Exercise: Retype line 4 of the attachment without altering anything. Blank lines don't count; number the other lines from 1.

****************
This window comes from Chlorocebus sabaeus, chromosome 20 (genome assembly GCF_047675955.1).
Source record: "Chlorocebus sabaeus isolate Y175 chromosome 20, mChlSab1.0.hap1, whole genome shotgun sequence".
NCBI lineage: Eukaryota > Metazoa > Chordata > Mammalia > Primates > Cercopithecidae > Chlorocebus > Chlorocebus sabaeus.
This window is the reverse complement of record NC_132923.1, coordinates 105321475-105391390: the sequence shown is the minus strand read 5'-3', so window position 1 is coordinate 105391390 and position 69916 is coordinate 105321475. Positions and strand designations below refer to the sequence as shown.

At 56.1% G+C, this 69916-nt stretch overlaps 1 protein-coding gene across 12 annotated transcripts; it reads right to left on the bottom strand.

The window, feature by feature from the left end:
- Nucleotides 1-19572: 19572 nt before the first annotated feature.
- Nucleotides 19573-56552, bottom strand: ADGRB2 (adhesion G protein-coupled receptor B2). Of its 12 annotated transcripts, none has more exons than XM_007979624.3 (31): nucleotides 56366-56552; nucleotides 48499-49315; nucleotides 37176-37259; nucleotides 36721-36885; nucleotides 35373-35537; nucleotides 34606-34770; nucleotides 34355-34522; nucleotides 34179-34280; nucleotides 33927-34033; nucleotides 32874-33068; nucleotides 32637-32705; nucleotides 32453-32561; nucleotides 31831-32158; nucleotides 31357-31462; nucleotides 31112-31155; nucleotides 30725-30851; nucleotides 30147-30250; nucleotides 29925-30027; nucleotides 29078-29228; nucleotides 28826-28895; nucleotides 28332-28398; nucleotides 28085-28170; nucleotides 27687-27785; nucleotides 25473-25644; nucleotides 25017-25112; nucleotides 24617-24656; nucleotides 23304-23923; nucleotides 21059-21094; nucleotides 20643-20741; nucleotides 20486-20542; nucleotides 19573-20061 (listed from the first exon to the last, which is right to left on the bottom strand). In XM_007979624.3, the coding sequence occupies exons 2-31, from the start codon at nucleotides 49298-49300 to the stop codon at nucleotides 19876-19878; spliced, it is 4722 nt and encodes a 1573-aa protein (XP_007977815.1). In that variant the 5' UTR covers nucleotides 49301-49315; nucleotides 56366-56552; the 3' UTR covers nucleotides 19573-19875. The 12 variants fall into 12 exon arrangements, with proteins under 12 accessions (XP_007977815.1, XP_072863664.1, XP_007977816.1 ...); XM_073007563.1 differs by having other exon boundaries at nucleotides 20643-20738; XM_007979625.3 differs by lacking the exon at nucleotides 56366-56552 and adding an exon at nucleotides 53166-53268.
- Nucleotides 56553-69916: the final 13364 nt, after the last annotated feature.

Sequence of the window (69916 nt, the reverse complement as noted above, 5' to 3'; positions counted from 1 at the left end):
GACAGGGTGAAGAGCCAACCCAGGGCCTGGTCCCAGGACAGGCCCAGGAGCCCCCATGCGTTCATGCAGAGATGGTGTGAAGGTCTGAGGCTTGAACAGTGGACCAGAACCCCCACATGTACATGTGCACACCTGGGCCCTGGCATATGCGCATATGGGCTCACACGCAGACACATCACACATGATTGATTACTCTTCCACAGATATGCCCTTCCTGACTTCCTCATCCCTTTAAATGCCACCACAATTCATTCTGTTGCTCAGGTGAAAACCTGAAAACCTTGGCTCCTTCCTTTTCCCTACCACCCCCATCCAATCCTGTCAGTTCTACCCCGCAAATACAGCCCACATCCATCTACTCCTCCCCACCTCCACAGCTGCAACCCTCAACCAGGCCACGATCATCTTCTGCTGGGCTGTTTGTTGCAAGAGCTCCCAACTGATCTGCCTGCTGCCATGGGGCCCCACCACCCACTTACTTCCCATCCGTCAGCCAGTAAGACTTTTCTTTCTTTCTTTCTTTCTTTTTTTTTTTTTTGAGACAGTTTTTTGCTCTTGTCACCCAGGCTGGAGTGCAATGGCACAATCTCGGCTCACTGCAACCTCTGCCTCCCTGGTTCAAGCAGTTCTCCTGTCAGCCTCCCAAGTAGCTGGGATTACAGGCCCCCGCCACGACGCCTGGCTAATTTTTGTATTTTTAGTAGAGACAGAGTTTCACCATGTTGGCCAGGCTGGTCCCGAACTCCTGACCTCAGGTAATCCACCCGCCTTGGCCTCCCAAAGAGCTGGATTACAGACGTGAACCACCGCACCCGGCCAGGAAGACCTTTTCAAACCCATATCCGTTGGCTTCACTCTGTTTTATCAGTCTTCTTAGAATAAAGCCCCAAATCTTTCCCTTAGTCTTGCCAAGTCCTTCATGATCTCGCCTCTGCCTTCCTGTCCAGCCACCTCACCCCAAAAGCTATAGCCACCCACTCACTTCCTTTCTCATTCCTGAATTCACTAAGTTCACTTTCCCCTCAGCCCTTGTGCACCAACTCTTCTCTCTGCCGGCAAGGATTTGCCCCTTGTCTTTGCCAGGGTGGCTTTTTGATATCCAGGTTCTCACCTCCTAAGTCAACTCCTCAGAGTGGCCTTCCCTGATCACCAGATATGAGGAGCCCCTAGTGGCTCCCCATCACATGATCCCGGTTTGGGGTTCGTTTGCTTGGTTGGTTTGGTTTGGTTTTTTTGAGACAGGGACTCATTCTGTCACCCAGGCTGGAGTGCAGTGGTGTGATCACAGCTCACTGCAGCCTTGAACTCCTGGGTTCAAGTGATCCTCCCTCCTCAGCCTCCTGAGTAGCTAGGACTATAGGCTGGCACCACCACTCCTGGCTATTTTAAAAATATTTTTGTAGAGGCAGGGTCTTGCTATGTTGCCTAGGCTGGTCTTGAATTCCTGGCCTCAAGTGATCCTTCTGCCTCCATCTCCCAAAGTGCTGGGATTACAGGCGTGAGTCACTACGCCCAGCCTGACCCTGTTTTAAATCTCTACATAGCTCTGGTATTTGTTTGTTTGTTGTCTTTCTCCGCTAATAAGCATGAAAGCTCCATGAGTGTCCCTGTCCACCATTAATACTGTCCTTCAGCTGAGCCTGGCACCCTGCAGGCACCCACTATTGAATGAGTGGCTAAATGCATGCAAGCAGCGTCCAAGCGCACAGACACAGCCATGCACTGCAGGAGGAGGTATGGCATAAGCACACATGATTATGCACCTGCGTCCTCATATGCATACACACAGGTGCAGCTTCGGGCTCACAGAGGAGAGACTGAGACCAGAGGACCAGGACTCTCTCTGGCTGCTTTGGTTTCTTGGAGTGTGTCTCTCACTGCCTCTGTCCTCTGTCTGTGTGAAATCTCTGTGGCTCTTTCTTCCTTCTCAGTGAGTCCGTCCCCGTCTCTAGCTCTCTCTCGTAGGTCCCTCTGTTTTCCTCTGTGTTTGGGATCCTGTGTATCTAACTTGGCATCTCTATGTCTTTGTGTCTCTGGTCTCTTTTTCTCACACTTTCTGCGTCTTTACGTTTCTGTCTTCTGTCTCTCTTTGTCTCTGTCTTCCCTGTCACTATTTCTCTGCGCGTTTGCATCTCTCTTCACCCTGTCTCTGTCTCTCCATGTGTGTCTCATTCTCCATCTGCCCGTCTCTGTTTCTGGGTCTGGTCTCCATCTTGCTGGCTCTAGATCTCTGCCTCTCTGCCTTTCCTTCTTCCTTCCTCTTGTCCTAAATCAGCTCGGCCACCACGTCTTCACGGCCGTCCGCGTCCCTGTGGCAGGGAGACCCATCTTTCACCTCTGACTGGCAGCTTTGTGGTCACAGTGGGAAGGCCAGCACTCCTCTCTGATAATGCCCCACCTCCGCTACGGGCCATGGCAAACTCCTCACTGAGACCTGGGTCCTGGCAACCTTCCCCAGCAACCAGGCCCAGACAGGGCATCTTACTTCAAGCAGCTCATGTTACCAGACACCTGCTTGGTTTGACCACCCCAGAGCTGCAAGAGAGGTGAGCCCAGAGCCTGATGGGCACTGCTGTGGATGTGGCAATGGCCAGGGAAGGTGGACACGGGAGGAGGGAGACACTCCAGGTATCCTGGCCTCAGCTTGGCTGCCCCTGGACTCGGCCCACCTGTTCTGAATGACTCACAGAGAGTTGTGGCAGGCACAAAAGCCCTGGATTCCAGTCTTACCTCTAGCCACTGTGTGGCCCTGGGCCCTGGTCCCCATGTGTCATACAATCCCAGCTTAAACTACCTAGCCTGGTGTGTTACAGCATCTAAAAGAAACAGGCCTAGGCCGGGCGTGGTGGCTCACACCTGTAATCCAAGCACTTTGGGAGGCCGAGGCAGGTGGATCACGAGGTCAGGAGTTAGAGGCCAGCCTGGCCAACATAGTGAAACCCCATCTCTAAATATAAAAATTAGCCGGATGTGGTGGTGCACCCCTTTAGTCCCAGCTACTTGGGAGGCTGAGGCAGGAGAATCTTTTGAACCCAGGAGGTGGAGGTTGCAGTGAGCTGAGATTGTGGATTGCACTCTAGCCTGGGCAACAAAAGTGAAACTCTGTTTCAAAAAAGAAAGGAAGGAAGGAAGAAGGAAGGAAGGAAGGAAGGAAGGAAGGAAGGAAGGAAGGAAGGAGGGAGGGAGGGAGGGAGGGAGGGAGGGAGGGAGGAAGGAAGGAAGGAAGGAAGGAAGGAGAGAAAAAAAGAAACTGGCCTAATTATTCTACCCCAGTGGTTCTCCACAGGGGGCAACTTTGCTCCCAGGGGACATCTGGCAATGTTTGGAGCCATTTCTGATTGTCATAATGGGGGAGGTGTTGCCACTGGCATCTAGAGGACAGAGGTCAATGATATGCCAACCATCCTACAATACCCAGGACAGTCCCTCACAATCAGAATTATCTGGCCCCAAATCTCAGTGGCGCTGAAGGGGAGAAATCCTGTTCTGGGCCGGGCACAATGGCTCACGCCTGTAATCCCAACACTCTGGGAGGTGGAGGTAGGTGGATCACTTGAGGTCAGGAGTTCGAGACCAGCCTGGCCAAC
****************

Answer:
This window is the reverse complement of record NC_132923.1, coordinates 105321475-105391390: the sequence shown is the minus strand read 5'-3', so window position 1 is coordinate 105391390 and position 69916 is coordinate 105321475. Positions and strand designations below refer to the sequence as shown.